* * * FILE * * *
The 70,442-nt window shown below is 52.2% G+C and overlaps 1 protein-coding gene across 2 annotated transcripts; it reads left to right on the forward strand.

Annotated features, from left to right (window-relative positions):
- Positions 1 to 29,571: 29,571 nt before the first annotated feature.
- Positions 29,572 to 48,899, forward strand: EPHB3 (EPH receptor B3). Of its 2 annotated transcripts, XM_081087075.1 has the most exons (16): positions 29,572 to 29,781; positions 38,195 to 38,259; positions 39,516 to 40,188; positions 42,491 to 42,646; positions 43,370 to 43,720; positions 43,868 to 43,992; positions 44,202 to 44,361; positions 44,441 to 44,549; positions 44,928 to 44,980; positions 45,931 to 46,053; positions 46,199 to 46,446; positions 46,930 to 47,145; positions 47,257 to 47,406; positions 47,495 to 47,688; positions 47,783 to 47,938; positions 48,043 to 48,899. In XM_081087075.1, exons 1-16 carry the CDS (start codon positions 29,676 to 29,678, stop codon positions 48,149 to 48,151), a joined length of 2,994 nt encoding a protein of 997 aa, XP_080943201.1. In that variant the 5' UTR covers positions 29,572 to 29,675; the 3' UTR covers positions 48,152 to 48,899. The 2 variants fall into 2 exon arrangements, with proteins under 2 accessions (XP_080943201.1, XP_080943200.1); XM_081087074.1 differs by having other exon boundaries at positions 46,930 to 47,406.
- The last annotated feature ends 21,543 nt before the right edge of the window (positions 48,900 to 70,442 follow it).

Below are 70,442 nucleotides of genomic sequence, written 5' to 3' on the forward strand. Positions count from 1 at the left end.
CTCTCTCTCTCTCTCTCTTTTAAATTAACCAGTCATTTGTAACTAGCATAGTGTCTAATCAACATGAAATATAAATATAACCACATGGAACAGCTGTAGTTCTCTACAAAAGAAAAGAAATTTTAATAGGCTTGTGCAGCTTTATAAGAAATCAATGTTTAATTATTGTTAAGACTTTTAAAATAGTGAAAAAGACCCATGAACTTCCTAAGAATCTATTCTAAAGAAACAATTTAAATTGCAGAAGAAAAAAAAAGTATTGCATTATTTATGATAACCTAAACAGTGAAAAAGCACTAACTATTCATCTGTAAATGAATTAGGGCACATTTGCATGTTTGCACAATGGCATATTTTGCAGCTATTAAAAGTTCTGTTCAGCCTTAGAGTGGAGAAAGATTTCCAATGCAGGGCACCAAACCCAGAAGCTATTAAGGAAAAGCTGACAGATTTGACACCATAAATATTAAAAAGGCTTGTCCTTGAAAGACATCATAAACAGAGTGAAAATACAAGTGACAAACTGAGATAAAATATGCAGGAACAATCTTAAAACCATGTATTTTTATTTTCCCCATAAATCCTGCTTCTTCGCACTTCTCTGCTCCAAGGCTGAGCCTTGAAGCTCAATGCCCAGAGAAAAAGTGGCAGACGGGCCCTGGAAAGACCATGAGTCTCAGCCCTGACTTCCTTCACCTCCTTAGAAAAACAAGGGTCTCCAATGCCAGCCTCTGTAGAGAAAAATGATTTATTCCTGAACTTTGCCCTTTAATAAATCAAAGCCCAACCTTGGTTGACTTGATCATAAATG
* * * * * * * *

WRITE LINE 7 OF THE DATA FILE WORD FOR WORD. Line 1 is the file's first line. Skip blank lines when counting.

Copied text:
CTCTCTCTCTCTCTCTCTTTTAAATTAACCAGTCATTTGTAACTAGCATAGTGTCTAATCAACATGAAATATAAATATAACCACATGGAACAGCTGTAGTTCTCTACAAAAGAAAAGAAATTTTAATAGGCTTGTGCAGCTTTATAAGAAATCAATGTTTAATTATTGTTAAGACTTTTAAAATAGTGAAAAAGACCCATGAACTTCCTAAGAATCTATTCTAAAGAAACAATTTAAATTGCAGAAGAAAAAAAAAGTATTGCATTATTTATGATAACCTAAACAGTGAAAAAGCACTAACTATTCATCTGTAAATGAATTAGGGCACATTTGCATGTTTGCACAATGGCATATTTTGCAGCTATTAAAAGTTCTGTTCAGCCTTAGAGTGGAGAAAGATTTCCAATGCAGGGCACCAAACCCAGAAGCTATTAAGGAAAAGCTGACAGATTTGACACCATAAATATTAAAAAGGCTTGTCCTTGAAAGACATCATAAACAGAGTGAAAATACAAGTGACAAACTGAGATAAAATATGCAGGAACAATCTTAAAACCATGTATTTTTATTTTCCCCATAAATCCTGCTTCTTCGCACTTCTCTGCTCCAAGGCTGAGCCTTGAAGCTCAATGCCCAGAGAAAAAGTGGCAGACGGGCCCTGGAAAGACCATGAGTCTCAGCCCTGACTTCCTTCACCTCCTTAGAAAAACAAGGGTCTCCAATGCCAGCCTCTGTAGAGAAAAATGATTTATTCCTGAACTTTGCCCTTTAATAAATCAAAGCCCAACCTTGGTTGACTTGATCATAAATG